„If you digitize a crappy process, you have a crappy digital process."

As harsh as his words sound, this man speaks from the bottom of my heart! It's also important to remember the context in which his words were uttered: As you can read here, Thorsten Dirks was simply frustrated by the lousy digitization projects that companies thought were taking digital transformation forward. In reality, they were "only" digitizing. Do you see how fundamentally important this difference is?

It is exactly how Mr. Dirks has described it: A paper-driven process, for example, will not improve one bit in its complexity if you use Excel spreadsheets instead of paper. Today, we see a similar trend using Robotic Process Automation (RPA). Again, it’s a fallacy that they are digitally transforming. It's just digitization! Mr. Dirks also refers unequivocally to the holistic process view as the key to "real" digitization, which we want to call "digital transformation" from now on.

The difference is also important since the requirements for a company that intends to transform digitally are completely different from the requirements that a company has to fulfill in the case of pure digitization. It is precisely these differences that I would like to address in the remainder of my article. The management can only make well-informed decisions when  recognizing the requirements and consequences that have to be considered in a digital transformation  as to the desired direction.

The following comparison originates from a brainstorming session. I have neither done research nor does the list demands to be complete. It is and remains a brainstorming. I am looking forward to your feedback to extend the list if necessary.

Digitization vs. Digital Transformation - A Comparison
At the top of my list is, of course, the process issue. In the case of digital transformation, the focus is on differentiating innovative processes implemented through individually implemented software. In the case of digitization, standard processes tend to be implemented through the purchase of standard software. Gain competitive advantages through individual development or "just" catch up with the competition by purchasing ready-made solutions? That is the question you have to answer when deciding between digital transformation and digitization. In general, when discussing digitalization, the focus is usually on IT issues such as the state of the IT infrastructure, the quality of data connections, software and hardware equipment for employees to enable home offices, security, data protection, and so on. Digital transformation, on the other hand, is considering innovative processes.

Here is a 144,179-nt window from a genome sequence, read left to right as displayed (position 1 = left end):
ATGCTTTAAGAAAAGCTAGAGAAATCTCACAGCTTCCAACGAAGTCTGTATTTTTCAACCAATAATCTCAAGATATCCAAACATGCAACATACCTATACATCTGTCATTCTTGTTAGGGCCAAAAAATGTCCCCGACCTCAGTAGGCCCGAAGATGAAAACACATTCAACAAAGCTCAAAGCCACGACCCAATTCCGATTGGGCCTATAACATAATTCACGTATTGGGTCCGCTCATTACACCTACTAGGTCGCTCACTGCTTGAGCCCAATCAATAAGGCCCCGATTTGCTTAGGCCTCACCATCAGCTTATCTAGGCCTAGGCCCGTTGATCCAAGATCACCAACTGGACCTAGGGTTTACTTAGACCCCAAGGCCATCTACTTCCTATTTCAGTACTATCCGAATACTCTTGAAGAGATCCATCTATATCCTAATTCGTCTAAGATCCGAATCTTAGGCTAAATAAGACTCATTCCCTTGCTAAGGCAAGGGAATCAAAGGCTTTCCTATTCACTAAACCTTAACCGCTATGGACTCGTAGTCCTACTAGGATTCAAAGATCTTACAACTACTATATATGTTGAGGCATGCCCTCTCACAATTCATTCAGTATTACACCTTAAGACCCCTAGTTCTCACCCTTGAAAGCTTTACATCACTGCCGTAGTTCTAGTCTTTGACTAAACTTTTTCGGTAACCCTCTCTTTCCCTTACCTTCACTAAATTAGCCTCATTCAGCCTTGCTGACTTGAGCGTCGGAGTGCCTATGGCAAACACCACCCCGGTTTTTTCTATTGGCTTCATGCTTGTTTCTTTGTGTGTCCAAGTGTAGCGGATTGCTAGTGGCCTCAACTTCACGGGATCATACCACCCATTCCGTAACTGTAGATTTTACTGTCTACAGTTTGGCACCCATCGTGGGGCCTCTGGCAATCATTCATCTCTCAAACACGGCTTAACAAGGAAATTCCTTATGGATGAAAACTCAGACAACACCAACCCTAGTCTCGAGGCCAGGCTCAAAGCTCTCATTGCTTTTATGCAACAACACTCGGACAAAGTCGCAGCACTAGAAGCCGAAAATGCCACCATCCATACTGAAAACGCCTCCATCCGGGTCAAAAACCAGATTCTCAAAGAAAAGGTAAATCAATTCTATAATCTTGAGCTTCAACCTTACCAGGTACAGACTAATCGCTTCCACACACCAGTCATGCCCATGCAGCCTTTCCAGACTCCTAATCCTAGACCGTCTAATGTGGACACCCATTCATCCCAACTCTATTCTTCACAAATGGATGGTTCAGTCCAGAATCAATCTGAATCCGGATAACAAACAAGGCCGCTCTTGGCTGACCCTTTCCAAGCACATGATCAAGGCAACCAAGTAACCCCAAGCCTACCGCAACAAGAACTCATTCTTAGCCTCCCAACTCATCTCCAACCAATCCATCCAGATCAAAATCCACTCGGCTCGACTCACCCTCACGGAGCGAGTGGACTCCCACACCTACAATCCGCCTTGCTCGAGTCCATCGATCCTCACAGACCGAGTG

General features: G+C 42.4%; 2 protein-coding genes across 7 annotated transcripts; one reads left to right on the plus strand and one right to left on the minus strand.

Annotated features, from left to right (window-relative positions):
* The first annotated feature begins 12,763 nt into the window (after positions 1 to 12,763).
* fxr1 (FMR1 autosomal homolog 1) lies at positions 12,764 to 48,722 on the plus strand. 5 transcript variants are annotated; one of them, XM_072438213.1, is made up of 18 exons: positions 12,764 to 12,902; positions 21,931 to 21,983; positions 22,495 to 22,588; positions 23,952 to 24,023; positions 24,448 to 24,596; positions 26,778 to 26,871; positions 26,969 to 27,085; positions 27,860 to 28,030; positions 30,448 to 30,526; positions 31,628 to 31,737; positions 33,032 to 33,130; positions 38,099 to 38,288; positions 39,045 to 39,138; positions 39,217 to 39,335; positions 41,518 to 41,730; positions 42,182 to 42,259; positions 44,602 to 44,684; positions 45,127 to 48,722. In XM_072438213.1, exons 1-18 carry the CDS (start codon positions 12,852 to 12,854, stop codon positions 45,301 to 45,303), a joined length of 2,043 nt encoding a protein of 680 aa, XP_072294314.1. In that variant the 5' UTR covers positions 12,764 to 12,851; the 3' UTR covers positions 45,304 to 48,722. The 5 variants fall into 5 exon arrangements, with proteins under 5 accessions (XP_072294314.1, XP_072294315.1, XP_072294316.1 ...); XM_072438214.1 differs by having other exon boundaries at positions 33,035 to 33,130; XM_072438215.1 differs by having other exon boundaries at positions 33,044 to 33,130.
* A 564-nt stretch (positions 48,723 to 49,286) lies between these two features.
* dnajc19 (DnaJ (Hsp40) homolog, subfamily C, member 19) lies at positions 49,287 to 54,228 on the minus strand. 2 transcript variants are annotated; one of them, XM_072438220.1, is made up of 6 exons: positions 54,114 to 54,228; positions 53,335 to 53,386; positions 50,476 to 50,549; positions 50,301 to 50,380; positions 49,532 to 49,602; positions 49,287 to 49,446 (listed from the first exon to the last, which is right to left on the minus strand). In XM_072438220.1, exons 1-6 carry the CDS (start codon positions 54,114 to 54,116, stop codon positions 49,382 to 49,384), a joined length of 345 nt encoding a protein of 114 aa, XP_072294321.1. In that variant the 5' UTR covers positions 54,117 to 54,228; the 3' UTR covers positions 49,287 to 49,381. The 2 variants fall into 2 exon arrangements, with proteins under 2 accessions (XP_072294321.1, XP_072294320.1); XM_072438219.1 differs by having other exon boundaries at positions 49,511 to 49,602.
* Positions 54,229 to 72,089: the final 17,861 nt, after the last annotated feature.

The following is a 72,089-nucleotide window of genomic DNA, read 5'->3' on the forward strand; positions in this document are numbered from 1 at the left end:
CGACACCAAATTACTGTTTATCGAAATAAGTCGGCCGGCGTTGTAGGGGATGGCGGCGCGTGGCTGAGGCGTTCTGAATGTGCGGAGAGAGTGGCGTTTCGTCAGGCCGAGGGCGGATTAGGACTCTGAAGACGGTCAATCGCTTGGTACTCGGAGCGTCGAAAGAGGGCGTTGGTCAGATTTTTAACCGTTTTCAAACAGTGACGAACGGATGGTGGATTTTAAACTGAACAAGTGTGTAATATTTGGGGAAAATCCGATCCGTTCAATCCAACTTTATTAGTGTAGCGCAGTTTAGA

Closely related to the process question is the ever renewed discussion about “build or buy”: Should companies buy software or rather build it themselves? Should companies think for themselves (build) or let the thinking be done by others (buy)? For many years, the answer was clear: buy! This was also my experience with a German medium-sized company in the textile industry. When asked about what they knew about me as a customer, the answer was: Nothing, but we will soon buy a CRM system (Customer Relationship Management). This behavior and thinking is symptomatic and common: Arising Challenges are solved through buying. In standardized processes, this can be the right approach. Instead of "rebuilding" them, it is advisable to buy (and adapt the software to the company's own requirements, so-called "customizing", accompanied by a small amount of programming). The advantage of this approach: Companies do not need to build large IT departments. The existing IT team "only" must concentrate on operating the purchased software and import the required updates. However, important IT know-how is of course missing, especially the knowledge of how to use IT for innovations. But that is precisely what is vital for digital transformation!